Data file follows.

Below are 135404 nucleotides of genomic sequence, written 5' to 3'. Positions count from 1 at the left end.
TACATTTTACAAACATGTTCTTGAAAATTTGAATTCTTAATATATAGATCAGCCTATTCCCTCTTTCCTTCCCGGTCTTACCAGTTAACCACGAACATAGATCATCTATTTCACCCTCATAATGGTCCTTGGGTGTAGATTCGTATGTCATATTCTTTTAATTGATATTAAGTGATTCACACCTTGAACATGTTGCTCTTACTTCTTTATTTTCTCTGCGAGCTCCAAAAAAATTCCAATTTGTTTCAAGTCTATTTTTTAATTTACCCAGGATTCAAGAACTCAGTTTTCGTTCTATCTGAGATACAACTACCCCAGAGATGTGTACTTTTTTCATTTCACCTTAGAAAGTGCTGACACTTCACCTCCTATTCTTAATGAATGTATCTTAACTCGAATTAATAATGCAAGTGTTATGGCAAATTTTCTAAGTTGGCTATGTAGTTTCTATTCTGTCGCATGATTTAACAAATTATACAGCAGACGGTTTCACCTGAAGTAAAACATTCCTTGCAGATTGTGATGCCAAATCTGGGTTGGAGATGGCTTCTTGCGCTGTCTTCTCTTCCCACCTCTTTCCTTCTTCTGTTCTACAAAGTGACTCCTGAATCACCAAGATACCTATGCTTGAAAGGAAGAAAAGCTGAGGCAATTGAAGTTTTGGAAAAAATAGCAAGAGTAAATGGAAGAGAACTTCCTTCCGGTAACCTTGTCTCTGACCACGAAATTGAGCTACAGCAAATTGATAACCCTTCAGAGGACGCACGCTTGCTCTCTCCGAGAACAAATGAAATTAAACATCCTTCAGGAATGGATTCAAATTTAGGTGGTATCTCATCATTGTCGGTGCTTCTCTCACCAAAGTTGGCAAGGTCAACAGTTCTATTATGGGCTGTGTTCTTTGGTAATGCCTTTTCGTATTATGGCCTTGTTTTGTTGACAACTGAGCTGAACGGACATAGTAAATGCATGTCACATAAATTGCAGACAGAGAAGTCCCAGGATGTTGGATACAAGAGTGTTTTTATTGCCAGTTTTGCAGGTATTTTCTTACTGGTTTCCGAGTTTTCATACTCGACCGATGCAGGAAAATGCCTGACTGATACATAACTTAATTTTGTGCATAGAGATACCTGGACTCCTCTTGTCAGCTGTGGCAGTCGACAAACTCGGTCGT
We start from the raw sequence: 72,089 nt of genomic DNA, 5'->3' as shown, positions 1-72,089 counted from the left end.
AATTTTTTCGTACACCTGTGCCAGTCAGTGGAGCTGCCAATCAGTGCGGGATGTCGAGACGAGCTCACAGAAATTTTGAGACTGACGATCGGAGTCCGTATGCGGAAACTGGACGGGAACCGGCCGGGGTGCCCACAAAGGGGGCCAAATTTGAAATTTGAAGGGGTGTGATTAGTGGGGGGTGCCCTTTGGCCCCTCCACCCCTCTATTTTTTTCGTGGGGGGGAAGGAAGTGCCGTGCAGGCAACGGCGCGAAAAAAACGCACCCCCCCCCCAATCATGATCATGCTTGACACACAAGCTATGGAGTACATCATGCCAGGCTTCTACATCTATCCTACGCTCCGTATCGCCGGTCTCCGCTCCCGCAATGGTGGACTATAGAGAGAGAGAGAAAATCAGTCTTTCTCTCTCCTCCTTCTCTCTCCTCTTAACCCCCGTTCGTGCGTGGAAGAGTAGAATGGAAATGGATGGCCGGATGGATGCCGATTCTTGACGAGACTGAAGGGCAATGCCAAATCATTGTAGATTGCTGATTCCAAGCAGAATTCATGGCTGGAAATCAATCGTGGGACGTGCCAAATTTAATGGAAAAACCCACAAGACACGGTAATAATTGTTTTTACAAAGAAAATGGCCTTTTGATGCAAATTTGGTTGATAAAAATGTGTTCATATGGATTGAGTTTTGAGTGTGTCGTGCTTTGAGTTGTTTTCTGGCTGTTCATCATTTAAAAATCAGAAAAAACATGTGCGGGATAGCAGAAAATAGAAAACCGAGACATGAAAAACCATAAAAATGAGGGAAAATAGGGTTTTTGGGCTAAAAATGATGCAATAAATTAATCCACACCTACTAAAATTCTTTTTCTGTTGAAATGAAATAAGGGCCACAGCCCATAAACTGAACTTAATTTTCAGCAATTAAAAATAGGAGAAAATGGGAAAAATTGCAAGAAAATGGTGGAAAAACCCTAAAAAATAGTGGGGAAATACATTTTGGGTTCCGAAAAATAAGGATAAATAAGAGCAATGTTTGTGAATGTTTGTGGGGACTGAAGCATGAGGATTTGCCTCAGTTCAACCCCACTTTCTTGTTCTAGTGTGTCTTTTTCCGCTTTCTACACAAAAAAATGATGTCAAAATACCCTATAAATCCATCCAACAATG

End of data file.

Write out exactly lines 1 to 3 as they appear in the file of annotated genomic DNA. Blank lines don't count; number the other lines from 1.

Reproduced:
Below are 135404 nucleotides of genomic sequence, written 5' to 3'. Positions count from 1 at the left end.
TACATTTTACAAACATGTTCTTGAAAATTTGAATTCTTAATATATAGATCAGCCTATTCCCTCTTTCCTTCCCGGTCTTACCAGTTAACCACGAACATAGATCATCTATTTCACCCTCATAATGGTCCTTGGGTGTAGATTCGTATGTCATATTCTTTTAATTGATATTAAGTGATTCACACCTTGAACATGTTGCTCTTACTTCTTTATTTTCTCTGCGAGCTCCAAAAAAATTCCAATTTGTTTCAAGTCTATTTTTTAATTTACCCAGGATTCAAGAACTCAGTTTTCGTTCTATCTGAGATACAACTACCCCAGAGATGTGTACTTTTTTCATTTCACCTTAGAAAGTGCTGACACTTCACCTCCTATTCTTAATGAATGTATCTTAACTCGAATTAATAATGCAAGTGTTATGGCAAATTTTCTAAGTTGGCTATGTAGTTTCTATTCTGTCGCATGATTTAACAAATTATACAGCAGACGGTTTCACCTGAAGTAAAACATTCCTTGCAGATTGTGATGCCAAATCTGGGTTGGAGATGGCTTCTTGCGCTGTCTTCTCTTCCCACCTCTTTCCTTCTTCTGTTCTACAAAGTGACTCCTGAATCACCAAGATACCTATGCTTGAAAGGAAGAAAAGCTGAGGCAATTGAAGTTTTGGAAAAAATAGCAAGAGTAAATGGAAGAGAACTTCCTTCCGGTAACCTTGTCTCTGACCACGAAATTGAGCTACAGCAAATTGATAACCCTTCAGAGGACGCACGCTTGCTCTCTCCGAGAACAAATGAAATTAAACATCCTTCAGGAATGGATTCAAATTTAGGTGGTATCTCATCATTGTCGGTGCTTCTCTCACCAAAGTTGGCAAGGTCAACAGTTCTATTATGGGCTGTGTTCTTTGGTAATGCCTTTTCGTATTATGGCCTTGTTTTGTTGACAACTGAGCTGAACGGACATAGTAAATGCATGTCACATAAATTGCAGACAGAGAAGTCCCAGGATGTTGGATACAAGAGTGTTTTTATTGCCAGTTTTGCAGGTATTTTCTTACTGGTTTCCGAGTTTTCATACTCGACCGATGCAGGAAAATGCCTGACTGATACATAACTTAATTTTGTGCATAGAGATACCTGGACTCCTCTTGTCAGCTGTGGCAGTCGACAAACTCGGTCGT
We start from the raw sequence: 72,089 nt of genomic DNA, 5'->3' as shown, positions 1-72,089 counted from the left end.